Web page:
In many areas, the best time to sell your house is around March through June, when the weather is nicer and many parents are looking to relocate before the start of the next school year. In addition, homebuyers may be more willing to purchase when they receive a boost in income from their tax refunds around this time of year.
However, the best time of year for selling is also dependent on your location. For example, warmer climates may encourage locals to look for homes throughout the year. Doing research on home sales in your area will help you determine the best time to sell your home at its maximum value.
- When's the Best Time to Sell Your House?
- What Factors Determine the Best Time to Sell?
- How Do You Get Ready to Sell Your House?
When's the Best Time to Sell Your House?
Spring is typically the most popular time to purchase and sell a home in the majority of the U.S. The weather is warmer and offers more hours of daylight, which makes buyers more willing to head out for hours at a time to view homes. Your home may look more attractive compared to the winter season, when it’s buried under snow. The homebuying season peaks in June, when families look to ensure that they’re settled in before the next school year starts.
Although most people tend to choose the springtime to purchase a home, the early fall season is another good time to sell your home. While there’s less demand, the weather is still relatively warm and families who haven’t been able to find a home during the summer will be quick to purchase one at this time. Even on off-seasons, there may be very motivated buyers, such as those relocating for a job. You could find that selling your home during this time may be easier, as buyers may want to close on a home quickly.
What Factors Determine the Best Time to Sell?
There are several major factors you should care about when putting your house on the market:
Increased demand: If there are many homes for sale in your local area, you can safely assume that you'll have a higher chance of receiving multiple offers. It could also mean that buyers may not make too many demands—such as contingent offers or repair requests. In an ideal situation, you could find a cash buyer who wants to close fast.
More housing options: It'll be easier to find your next home during peak seasons, when there are more homes on the market. Also, selling your old house during this time will be much faster, so you may not need to put in any contingent offers or take out a bridge loan to help cover the costs of your new mortgage. However, a good time to sell your home may also mean purchasing a home is more expensive.
Stronger appraisals: Selling during peak seasons means that your appraiser will be able to base your home value on a lot of recent sales data for your neighborhood, leading to a more accurate home appraisal. If you sell your home during the winter or off-peak seasons, the appraiser may only have comparable data for homes sold below market value, possibly hurting your listing.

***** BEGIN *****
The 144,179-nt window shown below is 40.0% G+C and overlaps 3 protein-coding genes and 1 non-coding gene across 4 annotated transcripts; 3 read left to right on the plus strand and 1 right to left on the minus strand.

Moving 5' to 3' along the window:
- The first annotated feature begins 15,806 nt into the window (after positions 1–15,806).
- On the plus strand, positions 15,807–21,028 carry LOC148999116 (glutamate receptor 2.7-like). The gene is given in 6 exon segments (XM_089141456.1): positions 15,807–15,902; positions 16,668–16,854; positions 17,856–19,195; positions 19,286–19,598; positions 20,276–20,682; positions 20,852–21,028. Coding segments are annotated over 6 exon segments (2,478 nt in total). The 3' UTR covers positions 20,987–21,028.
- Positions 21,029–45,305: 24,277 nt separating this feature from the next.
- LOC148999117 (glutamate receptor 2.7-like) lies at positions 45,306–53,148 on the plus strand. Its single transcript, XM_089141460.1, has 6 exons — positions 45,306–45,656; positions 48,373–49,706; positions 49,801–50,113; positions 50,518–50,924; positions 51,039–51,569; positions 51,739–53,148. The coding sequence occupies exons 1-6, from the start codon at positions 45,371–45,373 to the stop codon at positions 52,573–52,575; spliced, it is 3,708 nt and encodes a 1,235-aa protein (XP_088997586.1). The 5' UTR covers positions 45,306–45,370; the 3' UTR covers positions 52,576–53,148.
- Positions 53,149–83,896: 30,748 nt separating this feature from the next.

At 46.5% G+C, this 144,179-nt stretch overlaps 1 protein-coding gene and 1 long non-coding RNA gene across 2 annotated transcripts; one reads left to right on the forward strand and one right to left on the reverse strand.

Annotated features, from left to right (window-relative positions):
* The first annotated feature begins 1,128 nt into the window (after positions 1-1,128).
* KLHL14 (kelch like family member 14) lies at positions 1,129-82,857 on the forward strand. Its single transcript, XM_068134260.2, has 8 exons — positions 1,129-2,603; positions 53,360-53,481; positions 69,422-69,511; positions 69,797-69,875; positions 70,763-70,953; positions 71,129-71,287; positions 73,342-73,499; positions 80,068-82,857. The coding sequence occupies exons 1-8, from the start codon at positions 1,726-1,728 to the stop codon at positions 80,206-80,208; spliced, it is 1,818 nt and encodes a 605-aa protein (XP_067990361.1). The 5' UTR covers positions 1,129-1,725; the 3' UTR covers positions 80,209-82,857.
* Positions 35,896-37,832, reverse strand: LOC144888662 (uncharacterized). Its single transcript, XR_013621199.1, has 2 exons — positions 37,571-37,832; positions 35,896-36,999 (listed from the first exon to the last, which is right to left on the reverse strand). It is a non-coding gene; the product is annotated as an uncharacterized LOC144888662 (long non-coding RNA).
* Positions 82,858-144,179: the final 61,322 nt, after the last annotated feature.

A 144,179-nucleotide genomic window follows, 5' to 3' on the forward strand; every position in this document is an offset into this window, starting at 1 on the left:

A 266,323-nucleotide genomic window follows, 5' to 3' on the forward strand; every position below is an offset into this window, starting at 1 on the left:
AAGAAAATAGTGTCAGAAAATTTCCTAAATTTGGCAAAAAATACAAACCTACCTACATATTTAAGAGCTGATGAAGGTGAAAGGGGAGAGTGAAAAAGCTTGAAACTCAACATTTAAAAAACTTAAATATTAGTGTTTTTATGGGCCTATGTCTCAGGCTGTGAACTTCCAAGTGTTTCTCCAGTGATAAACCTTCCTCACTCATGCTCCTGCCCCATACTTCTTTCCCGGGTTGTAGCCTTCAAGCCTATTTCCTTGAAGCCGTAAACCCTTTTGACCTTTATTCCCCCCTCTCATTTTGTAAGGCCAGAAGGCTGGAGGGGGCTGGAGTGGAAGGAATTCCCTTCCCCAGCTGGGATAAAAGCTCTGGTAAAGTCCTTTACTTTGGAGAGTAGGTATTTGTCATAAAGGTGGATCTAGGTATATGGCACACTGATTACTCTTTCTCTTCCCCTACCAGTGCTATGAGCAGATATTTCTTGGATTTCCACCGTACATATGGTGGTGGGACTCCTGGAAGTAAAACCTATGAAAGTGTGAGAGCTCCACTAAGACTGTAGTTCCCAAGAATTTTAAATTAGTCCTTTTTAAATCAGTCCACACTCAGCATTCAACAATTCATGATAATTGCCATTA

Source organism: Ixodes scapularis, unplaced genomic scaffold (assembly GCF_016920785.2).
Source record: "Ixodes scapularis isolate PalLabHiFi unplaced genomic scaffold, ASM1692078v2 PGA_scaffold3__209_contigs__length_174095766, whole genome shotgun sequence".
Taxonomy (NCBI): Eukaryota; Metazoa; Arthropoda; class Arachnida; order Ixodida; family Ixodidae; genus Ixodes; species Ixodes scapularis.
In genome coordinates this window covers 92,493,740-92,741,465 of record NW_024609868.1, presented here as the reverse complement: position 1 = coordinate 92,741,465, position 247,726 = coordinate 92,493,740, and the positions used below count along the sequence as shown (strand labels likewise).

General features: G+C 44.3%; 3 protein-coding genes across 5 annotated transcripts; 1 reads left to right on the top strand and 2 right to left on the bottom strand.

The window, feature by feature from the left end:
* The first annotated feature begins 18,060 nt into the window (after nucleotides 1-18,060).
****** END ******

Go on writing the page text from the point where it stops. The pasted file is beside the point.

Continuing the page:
Tax concerns: It's also a good idea to take tax considerations into account when timing your home sale. For example, the IRS allows long-term homeowners to exempt up to $250,000 in capital gains for qualifying homeowners. If you fulfill the IRS tax requirements, you could keep thousands of dollars in your pocket, tax-free.
However, peak seasons in the housing market aren't automatically the best time for you to sell. Buying seasons may be different, especially for areas with more temperate weather or areas with fewer families and school-aged children. The best way to find out when to list your home for sale is to contact an experienced real estate agent.
How Do You Get Ready to Sell Your House?
No matter when you sell you home, you can do several things to help you get the best possible price for your home.
Get a home inspection: Paying for a home inspection as a seller may seem like a waste of money, since the buyer is required get one before closing. However, an early inspection can give you an indication of any repairs you’ll need to make ahead of time, preventing any possible closing delays.
Make cosmetic or structural repairs: Making repairs or small renovations will help increase your home’s value. Inexpensive cosmetic repairs such as replacing light fixtures, door handles and light switch covers can make a huge difference, so can something as simple as a fresh coat of paint. Many buyers will judge a home on first sight, so it’s a good idea to give them a good impression. Spending money to clean up the outside of the house and updating the landscaping can help make your home more attractive.
Tidy up and store away any clutter: The law of first impressions also applies when you invite a buyer inside. Clearing out excessive clutter will make your home feel spacious and well-kept. If necessary, rent a storage unit to store your extra belongings. While it's not as easy to calculate a precise rate of return on the cost of tidying up, the benefits are obvious and undeniable.
Interview real estate agents: You’re going to end up paying around 5% of your closing costs to one, so you should find one you feel comfortable working with. Working with an experienced real estate agent specializing in your area will help you make your home more attractive to buyers. Experienced realtors have looked at many homes and understand what buyers are looking for. They will be able to point out any features or drawbacks unique to your property, giving you the information you'll need to present your home in the best light.